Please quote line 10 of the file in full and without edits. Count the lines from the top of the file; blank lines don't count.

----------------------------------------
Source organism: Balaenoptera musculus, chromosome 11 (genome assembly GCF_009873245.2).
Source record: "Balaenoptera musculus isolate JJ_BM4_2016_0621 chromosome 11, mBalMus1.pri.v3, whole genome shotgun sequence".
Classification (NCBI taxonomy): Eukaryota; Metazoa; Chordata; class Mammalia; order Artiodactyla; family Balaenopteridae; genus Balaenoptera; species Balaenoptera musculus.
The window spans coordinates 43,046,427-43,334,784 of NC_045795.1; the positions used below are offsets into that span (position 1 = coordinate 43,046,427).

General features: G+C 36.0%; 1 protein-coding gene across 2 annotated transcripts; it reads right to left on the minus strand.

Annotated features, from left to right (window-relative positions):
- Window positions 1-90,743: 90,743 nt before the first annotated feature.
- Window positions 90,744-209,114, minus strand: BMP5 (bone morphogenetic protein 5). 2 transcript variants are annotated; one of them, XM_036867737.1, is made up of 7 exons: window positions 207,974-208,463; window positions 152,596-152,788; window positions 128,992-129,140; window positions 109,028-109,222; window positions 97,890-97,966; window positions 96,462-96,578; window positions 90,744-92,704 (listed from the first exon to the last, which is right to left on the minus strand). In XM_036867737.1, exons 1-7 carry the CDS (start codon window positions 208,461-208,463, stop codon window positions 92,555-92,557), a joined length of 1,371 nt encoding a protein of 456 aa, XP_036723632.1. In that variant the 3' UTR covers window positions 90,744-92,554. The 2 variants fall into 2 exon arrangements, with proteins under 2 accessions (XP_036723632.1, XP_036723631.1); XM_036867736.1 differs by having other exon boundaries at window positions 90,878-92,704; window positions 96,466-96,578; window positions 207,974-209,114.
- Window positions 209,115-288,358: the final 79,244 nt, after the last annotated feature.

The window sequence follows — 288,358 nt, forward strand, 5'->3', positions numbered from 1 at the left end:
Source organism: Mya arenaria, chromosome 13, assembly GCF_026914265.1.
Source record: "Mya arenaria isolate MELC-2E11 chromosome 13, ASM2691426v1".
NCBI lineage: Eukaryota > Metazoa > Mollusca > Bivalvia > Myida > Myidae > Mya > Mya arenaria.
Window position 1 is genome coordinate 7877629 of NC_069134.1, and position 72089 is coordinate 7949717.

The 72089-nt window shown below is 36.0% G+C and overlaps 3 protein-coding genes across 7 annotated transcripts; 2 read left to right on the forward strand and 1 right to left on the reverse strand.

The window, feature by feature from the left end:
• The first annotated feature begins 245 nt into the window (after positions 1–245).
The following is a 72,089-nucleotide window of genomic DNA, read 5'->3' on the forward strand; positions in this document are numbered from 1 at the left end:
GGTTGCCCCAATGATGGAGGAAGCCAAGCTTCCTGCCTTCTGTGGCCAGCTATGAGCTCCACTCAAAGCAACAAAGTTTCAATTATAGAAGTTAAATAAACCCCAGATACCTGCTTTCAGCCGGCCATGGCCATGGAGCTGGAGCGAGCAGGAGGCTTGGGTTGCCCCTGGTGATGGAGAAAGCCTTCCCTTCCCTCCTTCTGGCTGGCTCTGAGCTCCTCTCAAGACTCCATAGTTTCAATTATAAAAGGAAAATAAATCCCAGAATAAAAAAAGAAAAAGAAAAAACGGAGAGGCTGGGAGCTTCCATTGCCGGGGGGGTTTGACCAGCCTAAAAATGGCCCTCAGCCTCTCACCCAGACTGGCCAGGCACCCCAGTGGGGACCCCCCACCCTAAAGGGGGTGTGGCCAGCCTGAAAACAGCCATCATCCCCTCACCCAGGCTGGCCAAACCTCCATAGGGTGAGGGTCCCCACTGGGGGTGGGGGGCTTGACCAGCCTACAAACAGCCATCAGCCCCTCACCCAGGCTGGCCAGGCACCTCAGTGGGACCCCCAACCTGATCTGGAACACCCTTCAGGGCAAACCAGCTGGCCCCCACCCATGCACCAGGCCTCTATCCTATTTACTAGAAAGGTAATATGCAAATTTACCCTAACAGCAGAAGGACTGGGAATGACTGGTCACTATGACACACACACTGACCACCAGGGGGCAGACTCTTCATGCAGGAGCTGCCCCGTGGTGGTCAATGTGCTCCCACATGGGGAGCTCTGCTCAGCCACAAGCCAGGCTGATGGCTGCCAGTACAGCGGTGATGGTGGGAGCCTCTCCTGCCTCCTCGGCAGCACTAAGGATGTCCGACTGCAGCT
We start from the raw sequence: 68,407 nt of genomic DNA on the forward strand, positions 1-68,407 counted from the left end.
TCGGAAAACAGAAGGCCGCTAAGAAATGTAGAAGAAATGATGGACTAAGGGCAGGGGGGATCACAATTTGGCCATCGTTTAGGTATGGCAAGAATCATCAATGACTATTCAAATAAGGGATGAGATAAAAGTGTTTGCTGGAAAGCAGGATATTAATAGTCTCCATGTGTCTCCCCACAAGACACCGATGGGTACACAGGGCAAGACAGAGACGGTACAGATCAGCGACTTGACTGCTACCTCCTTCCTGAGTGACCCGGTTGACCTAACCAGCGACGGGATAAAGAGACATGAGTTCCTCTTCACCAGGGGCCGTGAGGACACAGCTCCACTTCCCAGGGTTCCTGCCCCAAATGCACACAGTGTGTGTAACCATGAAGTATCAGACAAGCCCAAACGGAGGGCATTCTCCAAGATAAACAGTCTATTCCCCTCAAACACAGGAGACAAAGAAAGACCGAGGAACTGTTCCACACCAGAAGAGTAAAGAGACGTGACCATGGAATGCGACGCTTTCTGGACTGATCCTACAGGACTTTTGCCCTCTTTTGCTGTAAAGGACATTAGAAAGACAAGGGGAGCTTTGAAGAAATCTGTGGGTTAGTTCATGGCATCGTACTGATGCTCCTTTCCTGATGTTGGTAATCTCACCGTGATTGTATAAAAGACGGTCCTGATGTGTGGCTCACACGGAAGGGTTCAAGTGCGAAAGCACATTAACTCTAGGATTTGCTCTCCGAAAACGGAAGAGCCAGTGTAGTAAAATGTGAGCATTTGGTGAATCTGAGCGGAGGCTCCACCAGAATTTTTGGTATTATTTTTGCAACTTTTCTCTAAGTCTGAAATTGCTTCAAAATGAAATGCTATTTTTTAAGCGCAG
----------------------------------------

The window sequence follows — 288,358 nt, forward strand, 5'->3', positions numbered from 1 at the left end: